This is the reason John refers to it as a “new song” in Revelation 5, when the heavenly host sings to the Lamb, “Worthy are you to take the scroll and to open its seals, for you were slain, and by your blood you ransomed people for God from every tribe and language and people and nation” (v. 9). Likewise, our kids need to know God, not just as Redeemer, but as Sustainer. Not just as Deliverer, but as Comforter. Only then can they worship him for all he is!
They know God more fully through suffering and trials.
This is where it gets a little uncomfortable for us parents. If you think about it, how would our children come to know God as comforter if they were never in need of comfort? How could they possibly praise him as sustainer if they never encountered a difficult situation they needed to be sustained through?
The truth is, God has designed our lives so that we must encounter painful, unpleasant circumstances that cause us grief and sorrow so that we can fully know the compassionate, living God who not only saves sinners from sin, but also draws near to the brokenhearted and comforts the downcast.
We want our children to experience what it’s like to have God, himself, draw near to them; what it’s like to have the Holy Spirit of Jesus lovingly comfort them through life’s inevitable difficulties, and sustain them in persevering faith to the race’s end. We want them to be able to say, with Job, “I had heard of you by the hearing of the ear, but now my eye sees you” (Job 42:5). After all, his suffering and subsequent encounter with God led his heart to repentance and faith. Surely this is what we all desire for our children!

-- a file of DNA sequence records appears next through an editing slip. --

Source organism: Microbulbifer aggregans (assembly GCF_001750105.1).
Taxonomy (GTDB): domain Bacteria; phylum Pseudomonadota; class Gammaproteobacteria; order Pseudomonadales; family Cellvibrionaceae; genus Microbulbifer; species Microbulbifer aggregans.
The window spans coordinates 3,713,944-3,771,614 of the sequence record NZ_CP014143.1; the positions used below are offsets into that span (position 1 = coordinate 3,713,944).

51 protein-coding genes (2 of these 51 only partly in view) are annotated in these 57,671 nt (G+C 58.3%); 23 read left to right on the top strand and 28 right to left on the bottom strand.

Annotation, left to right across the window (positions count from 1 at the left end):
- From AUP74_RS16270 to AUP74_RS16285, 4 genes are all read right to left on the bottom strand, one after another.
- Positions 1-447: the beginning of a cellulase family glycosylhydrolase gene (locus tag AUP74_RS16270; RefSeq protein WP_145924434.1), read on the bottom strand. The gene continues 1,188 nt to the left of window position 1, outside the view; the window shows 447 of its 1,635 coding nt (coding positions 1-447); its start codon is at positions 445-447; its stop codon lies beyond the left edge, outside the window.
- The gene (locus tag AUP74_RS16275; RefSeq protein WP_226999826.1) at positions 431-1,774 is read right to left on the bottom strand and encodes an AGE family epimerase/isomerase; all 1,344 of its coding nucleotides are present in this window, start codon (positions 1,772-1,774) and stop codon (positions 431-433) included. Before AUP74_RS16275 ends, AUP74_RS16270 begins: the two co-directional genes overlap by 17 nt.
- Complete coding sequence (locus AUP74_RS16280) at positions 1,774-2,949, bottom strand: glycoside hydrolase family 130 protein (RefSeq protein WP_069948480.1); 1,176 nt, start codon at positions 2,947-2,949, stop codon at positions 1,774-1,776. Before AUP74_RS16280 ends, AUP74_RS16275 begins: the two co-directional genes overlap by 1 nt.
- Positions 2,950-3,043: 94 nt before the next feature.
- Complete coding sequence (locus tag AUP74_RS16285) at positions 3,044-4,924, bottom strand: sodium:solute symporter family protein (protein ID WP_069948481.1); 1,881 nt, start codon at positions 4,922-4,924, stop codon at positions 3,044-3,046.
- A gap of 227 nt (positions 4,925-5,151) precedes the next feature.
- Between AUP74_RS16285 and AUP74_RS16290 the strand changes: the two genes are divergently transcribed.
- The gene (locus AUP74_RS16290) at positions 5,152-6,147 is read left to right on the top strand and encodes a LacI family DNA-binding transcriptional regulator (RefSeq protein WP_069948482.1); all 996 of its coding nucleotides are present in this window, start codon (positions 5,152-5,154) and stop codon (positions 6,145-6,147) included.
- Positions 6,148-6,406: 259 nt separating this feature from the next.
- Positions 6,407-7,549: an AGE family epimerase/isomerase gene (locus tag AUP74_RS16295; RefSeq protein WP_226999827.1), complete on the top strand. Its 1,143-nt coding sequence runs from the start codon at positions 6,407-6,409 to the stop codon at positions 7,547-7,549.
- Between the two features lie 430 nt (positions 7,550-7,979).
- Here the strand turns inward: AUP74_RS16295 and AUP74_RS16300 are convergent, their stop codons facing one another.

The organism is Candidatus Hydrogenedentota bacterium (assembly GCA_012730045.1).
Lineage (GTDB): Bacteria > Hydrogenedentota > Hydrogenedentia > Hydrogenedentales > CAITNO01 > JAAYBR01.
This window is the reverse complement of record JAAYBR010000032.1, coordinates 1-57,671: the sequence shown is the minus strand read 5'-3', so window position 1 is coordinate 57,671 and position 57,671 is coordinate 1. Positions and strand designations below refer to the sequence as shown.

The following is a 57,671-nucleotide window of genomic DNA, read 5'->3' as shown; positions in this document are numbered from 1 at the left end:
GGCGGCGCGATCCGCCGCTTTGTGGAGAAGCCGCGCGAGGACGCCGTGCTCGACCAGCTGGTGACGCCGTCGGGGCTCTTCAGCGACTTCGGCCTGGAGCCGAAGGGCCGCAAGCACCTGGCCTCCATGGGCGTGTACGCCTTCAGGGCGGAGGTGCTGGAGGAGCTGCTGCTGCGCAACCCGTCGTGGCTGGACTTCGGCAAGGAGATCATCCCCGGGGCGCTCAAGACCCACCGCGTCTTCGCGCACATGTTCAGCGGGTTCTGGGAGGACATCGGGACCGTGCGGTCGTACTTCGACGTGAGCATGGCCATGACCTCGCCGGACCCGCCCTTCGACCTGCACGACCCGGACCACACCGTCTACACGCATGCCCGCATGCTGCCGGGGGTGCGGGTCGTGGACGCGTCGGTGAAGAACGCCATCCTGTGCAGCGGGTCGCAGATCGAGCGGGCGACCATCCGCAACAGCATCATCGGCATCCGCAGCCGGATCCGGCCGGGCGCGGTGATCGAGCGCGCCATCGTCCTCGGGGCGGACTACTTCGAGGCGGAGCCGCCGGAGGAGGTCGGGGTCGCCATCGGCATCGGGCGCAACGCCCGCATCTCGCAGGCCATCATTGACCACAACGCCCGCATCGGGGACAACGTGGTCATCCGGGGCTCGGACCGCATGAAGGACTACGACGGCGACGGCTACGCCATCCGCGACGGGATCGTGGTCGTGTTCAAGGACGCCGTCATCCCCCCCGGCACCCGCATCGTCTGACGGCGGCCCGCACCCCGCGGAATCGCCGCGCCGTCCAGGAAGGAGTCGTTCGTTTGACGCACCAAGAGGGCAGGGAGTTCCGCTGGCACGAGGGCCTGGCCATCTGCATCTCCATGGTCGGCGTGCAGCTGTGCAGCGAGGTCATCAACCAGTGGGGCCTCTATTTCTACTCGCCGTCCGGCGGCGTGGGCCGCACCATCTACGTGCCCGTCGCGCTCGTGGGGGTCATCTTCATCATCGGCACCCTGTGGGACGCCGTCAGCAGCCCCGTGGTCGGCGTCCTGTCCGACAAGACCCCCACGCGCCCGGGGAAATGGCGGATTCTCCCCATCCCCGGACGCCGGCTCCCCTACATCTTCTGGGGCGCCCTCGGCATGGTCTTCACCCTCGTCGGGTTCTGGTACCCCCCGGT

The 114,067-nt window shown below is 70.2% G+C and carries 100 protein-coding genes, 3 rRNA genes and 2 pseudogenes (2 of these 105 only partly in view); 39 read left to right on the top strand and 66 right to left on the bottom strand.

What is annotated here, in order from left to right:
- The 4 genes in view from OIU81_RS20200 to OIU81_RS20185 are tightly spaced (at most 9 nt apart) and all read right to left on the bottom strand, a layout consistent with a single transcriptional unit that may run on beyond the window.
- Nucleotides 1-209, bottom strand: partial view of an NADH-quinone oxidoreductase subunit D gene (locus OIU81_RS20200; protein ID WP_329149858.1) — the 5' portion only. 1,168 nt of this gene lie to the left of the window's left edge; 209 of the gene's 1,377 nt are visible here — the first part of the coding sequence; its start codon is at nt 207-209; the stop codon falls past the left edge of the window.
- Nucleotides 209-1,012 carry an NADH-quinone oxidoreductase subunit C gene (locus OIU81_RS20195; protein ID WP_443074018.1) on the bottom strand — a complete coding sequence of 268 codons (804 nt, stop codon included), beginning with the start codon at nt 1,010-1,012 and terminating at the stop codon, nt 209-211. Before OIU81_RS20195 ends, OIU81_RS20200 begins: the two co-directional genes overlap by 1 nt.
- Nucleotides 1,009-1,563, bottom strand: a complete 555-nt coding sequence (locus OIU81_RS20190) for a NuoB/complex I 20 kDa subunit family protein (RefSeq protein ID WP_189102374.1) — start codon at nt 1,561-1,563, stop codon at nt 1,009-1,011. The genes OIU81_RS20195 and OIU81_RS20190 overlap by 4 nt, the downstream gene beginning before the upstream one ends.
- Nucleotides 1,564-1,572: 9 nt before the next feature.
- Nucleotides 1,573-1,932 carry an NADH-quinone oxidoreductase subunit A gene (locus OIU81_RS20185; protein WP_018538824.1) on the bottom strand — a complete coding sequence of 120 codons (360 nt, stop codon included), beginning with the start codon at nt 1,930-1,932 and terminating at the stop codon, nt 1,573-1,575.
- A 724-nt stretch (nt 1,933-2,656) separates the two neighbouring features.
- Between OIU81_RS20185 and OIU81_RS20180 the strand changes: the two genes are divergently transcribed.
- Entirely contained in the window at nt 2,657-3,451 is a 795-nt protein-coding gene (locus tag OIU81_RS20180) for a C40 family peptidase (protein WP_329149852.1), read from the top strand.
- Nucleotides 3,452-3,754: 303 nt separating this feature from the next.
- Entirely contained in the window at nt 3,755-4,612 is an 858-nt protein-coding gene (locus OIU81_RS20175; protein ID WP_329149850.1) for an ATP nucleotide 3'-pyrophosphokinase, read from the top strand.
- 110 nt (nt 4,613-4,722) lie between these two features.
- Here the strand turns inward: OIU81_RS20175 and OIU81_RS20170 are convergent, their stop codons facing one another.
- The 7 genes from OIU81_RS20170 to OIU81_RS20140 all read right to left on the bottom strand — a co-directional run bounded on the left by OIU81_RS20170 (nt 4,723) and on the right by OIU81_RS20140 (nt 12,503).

So, while we must use discernment to determine how many details to share with them (Heb 5:14), if we shield them from all discomfort and unpleasantness, we will inadvertently rob them of the joy of experiencing and worshipping God for all he is. Instead, we should seek to become intentional in seizing upon the difficulties our children face, instructing them in how to respond in God-honoring ways, and clarifying for them how their suffering reveals God to them.
Practical ways to help our children know God through suffering.
1. Always be preparing them for a life of suffering. Peter tells us not to be surprised by fiery trials, as if something strange is happening (1 Pet 4:12). But oftentimes, our children are confused—and even appalled—by life’s disappointments. We should strive to teach them about the reality of life in a fallen world, and help convince them that grief, sorrow, and pain are signs of a “normal” life.
2. Always be reminding them of God’s sovereign ownership of their lives. There is real comfort in remembering that God is our Creator; that he alone owns us, and therefore, he can do with us as he pleases. After all, “has the potter no right over the clay” (Rom 9:21)? Because he is not only sovereign but good, we can trust that whatever lot he has chosen for us, his judgments are right and true and good. And it’s healthy to remember that, ultimately, we are already receiving so much better than we deserve to receive, given our numerous violations of his holy Law.
3. Always be drawing their affections toward Christ, who suffered in the place of sinners like them. Few situations provide open doors for the gospel like our children’s suffering. Helping them to put their own suffering in the context of Jesus’ will not only provide them with an example to follow (1 Pet 2:21), it will also serve as a reminder that suffering is not their greatest problem, but sin is—the very sin that was the cause of Jesus’ suffering on the Cross.
Dazzle them with the good news that Jesus lived a perfect life as a substitute for sinners, died on the cross as a substitute for sinners, and rose bodily on the third day as a substitute for sinners! Then call them to repent and believe. There’s nothing like new life to vindicate suffering.
May God strengthen us to pursue his goal of helping our children to know him through suffering!